“It destroys the local control of schools, which is what enables parents to have a voice in their children’s education,” Liebau said. “The chaos it will cause also threatens the quality of Connecticut’s schools — many of which are excellent. A town’s reputation and character is intimately tied to the quality of its schools. Anything that jeopardizes that quality is harmful not only to its children, but to the towns and ultimately Connecticut itself.”
School quality does appear to be a major factor in determining where Connecticut residents choose to live.
One study found Bridgeport — a poor performing school district — ranked highest in the nation for “family flight” as new parents moved out of the city to surrounding suburbs when their children reached school age.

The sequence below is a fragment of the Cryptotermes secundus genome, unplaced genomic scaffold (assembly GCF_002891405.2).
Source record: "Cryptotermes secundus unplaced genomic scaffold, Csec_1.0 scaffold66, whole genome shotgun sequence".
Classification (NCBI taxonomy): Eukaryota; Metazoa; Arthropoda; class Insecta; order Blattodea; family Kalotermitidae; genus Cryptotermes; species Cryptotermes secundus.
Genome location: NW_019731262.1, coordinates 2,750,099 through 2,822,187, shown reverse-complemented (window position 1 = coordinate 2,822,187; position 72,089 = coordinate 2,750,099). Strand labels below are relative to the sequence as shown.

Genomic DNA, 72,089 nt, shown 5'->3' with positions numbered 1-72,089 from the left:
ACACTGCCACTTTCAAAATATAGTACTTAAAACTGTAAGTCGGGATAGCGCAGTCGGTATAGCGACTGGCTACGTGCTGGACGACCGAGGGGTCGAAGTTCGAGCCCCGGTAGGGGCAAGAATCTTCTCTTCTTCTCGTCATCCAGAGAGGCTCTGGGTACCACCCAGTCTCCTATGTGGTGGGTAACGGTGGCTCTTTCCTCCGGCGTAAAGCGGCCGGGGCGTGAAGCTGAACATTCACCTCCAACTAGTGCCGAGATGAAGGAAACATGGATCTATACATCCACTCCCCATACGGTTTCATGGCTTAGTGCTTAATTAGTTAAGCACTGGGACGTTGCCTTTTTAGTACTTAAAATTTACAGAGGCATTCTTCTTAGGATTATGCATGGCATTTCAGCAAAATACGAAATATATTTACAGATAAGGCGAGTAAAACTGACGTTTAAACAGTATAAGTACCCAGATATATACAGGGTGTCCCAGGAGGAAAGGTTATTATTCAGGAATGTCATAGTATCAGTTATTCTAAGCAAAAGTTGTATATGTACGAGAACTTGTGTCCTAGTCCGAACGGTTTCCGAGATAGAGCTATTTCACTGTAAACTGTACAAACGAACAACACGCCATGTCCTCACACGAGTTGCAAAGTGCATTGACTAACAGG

Connecticut has one of the highest “education gaps” in the country between urban and suburban students. While the state generally has highly rated schools, its urban areas in cities like Bridgeport, New Haven and Hartford have concentrations of failing schools.
Looney’s bill would essentially force parents and children into a new school system. It remains unknown how districts would consolidate and whether new schools would need to be constructed in order to handle the merging of thousands of students.
The bill, which is referred to the Education Committee, will likely be closely tracked by town officials, lawmakers and interest groups. The Committee must first decide whether or not to take up the bill and whether to draft detailed language before conducting a public hearing.
Following a public hearing the Committee will vote whether or not to pass the bill out of Committee whereupon it could potentially be voted on in the Senate and House.
Looney also proposed a statewide property tax and motor vehicle tax earlier in the week, implementing a one mill state tax on households, while eliminating the municipal vehicle property tax and replacing it with a statewide vehicle property tax.